Growth-suppressive function of human connexin32 in a conditional immortalized mouse hepatocyte cell line

Citation
T. Kojima et al., Growth-suppressive function of human connexin32 in a conditional immortalized mouse hepatocyte cell line, IN VITRO-AN, 37(9), 2001, pp. 589-598
Citations number
41
Language
INGLESE
art.tipo
Article
Categorie Soggetti
Cell & Developmental Biology
Journal title
IN VITRO CELLULAR & DEVELOPMENTAL BIOLOGY-ANIMAL
ISSN journal
1071-2690 → ACNP
Volume
37
Issue
9
Year of publication
2001
Pages
589 - 598
Database
ISI
SICI code
1071-2690(200110)37:9<589:GFOHCI>2.0.ZU;2-3
Abstract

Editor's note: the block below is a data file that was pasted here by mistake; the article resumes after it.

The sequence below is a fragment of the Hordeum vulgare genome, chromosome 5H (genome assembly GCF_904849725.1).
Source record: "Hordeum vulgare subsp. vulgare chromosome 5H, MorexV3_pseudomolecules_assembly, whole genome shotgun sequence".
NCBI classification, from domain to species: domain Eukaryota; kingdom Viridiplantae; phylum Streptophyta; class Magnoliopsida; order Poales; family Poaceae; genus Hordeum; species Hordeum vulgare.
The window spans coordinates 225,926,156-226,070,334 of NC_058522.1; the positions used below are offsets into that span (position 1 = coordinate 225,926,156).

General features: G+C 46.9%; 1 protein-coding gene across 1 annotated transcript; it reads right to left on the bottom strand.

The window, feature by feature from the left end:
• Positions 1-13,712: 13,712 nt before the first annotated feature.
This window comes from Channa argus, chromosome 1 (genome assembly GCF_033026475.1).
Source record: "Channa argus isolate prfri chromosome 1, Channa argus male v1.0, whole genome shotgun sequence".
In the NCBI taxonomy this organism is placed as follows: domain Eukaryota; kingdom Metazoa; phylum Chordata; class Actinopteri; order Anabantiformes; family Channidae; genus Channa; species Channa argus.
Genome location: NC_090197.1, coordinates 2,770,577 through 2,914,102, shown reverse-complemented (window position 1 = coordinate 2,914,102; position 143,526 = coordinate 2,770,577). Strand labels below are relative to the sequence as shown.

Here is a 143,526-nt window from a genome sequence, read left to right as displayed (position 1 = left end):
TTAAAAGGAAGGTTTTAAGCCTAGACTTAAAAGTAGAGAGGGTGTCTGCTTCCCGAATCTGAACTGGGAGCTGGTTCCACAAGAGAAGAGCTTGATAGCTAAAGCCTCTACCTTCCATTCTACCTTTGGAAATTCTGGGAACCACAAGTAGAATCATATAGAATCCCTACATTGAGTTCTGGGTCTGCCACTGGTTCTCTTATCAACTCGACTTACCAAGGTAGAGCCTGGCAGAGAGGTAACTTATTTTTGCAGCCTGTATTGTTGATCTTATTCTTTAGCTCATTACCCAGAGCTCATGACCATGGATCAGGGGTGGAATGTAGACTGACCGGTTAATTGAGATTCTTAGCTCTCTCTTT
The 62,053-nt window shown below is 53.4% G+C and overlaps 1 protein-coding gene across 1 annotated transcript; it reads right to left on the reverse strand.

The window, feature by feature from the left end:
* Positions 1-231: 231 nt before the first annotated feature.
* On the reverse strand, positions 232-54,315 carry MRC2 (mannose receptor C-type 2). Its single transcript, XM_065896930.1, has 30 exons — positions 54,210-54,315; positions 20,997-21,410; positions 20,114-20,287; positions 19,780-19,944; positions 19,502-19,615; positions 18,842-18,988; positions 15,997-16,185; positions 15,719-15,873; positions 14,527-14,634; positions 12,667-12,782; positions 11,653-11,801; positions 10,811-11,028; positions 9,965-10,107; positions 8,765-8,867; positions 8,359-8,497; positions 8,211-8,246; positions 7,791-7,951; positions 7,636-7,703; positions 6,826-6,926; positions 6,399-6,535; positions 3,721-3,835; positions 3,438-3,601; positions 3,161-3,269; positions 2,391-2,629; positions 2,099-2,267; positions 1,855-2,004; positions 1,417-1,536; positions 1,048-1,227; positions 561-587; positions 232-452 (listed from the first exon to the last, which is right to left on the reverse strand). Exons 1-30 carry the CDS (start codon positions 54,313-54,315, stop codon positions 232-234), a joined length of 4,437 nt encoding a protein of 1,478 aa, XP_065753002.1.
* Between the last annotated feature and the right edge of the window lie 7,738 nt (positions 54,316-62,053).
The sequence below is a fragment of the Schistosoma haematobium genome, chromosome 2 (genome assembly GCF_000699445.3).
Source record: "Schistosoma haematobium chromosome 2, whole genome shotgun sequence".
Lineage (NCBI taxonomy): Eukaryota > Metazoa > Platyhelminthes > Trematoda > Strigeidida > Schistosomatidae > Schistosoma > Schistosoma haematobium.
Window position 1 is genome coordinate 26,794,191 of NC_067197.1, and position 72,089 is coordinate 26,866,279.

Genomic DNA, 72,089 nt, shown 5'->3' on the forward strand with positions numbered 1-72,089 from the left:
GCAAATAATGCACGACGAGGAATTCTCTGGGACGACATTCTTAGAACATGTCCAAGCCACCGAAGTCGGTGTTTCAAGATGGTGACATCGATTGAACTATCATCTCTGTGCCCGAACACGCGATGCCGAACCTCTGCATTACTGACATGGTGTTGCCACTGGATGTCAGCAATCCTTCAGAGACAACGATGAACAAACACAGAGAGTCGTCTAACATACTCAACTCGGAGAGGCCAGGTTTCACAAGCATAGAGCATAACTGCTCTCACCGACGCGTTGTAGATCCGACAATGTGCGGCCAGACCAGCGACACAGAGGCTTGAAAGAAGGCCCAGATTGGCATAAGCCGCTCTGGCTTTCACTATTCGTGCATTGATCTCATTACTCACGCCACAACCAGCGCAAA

Mouse hepatocytes immortalized with a temperature-sensitive allele of the S V40 large T-antigen (CHST8 cells) were found to lack the high expression of the gap junction proteins Gx26 and Cx32 that characterizes normal mouse he patocytes. expressing instead Cx43 and Cx45 at minimal levels. In order to examine the growth suppressive function of Cx32 on hepatocytes we transfect ed these CHST8 cells with human Cx32 complementary deoxyribonucleic acid an d measured the growth rates at 33, 37, and 39 degrees C. Expression of huma n Cx32 and its messenger ribonucleic acid in the stable cell lines was conf irmed by immunocytochemistry and by Western and Northern blots analyses. Dy e transfer following lucifer yellow injection into the transfectants was ex tensive; Cx32 channels displayed unitary conductances of about 70 pS and we re moderately voltage sensitive. When cultured at 33 and 39 degrees C, grow th rates of both parental cells and transfectants were of the same level. W hen examined at 37 degrees C. growth rate of the transfectant, which highly expressed Cx32 at the membranes, was significantly decreased compared to t he parental cells. However. no changes in the expression of Cx32 protein in the transfectants were observed between 33 and 37 degrees C. These results suggest that Cx32 expression could inhibit hepatocyte growth in vitro usin g the conditional immortalized cells. Cx32 transfectants using a conditiona l immortalized mouse hepatocyte may be useful for examining the mechanisms of growth and differentiation in hepatocytes by gap junction expression.